So far, my best results on busy sites is to uncheck Page Speed Optimization and Extra Web Security which will apparently consume a lot of RAM, and rely instead on a combination with W3 Total Cache and Cloudflare (free reverse proxy service). Cloudflare will effectively do the same thing as the “Extra Web Security” module, but since it runs outside DreamHost, it’s fine. W3 Total Cache consumes a lot of memory but once the pages are statically stored locally, Cloudflare will very efficiently cache them — so you might get 404/500 while editing posts, at least your visitors will not experience them (Cloudflare also can serve static pages even if DreamHost gives a 404 or a 500).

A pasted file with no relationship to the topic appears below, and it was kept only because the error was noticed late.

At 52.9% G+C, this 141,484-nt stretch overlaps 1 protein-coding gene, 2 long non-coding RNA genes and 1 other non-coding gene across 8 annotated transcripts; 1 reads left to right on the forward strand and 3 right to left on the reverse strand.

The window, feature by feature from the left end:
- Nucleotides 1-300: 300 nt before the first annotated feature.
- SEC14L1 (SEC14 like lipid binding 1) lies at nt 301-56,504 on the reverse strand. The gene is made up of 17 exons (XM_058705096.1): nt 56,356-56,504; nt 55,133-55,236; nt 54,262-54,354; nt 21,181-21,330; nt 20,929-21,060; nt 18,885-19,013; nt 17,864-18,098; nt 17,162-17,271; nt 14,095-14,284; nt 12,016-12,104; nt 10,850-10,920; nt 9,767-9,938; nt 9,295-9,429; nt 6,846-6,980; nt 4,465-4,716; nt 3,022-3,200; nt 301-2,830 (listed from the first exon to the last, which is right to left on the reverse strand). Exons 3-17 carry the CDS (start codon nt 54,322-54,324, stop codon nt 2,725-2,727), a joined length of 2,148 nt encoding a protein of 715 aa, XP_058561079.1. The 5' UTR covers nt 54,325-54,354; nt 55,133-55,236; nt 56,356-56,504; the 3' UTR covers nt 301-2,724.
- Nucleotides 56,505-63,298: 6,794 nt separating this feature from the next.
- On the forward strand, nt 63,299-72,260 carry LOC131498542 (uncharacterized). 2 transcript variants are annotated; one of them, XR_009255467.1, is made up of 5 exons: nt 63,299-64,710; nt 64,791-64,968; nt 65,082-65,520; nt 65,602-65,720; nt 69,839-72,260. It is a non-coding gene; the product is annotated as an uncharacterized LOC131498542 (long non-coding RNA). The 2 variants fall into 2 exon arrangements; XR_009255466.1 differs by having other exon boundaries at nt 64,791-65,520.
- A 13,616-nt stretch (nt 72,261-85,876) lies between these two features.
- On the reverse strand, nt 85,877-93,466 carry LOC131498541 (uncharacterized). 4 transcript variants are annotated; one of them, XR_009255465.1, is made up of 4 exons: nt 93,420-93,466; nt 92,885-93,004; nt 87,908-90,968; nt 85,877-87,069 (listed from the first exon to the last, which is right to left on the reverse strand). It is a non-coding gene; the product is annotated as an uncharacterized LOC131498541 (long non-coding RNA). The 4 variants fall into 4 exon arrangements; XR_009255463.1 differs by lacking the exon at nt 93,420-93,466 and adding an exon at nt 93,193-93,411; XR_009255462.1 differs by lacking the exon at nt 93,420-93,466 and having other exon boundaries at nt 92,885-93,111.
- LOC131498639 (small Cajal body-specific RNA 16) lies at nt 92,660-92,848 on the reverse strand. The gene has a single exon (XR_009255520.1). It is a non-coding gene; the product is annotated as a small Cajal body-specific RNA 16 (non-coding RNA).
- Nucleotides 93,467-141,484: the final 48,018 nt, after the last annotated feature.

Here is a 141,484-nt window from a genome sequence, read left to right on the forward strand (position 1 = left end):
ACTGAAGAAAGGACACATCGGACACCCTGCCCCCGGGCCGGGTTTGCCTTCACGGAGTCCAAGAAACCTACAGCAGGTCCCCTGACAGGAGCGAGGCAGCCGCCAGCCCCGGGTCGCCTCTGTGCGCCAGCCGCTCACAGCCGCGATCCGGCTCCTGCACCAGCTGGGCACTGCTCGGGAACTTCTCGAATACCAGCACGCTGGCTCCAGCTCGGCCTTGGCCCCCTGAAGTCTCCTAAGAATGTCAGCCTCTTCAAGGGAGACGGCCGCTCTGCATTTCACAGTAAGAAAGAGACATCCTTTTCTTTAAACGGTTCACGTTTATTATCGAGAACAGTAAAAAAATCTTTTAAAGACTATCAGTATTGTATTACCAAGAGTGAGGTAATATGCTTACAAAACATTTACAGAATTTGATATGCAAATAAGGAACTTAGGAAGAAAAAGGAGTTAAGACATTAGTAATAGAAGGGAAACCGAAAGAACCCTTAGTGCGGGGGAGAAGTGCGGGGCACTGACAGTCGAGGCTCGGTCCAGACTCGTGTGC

Also, thanks to this article, I have found out that FastCGI uses more RAM than ‘normal’ CGI. And since PHP 5.3 is better at managing RAM (more aggressive garbage collection, less memory leaks), I’ve experimentally switched to PHP 5.3 CGI (not FastCGI) without Page Speed Optimization nor Extra Web Security, relying on W3 Total Cache + Cloudflare to accelerate the site. Now the backoffice is slower (more CPU consumption!) but at least I don’t see 404/500 (so far!).

I’m still unhappy with the combination, so I’ll certainly continue to tweak DreamHost’s settings hoping to reduce RAM consuption even more and still get adequate performance. Like @dgw said, I also use a lot of plugins — because I require their functionality. Not everybody hosting WP with DreamHost has simple, blogging needs; the more complex the site, the more functionality it will require… and that’s the beauty of WordPress, you just need to use the plugins you really need, and keep the core WP install simple if you’re happy with few needs. Plugins, however, aren’t necessarily “bad” or that heavy on the site; but it’s true that some may consume a lot of RAM…”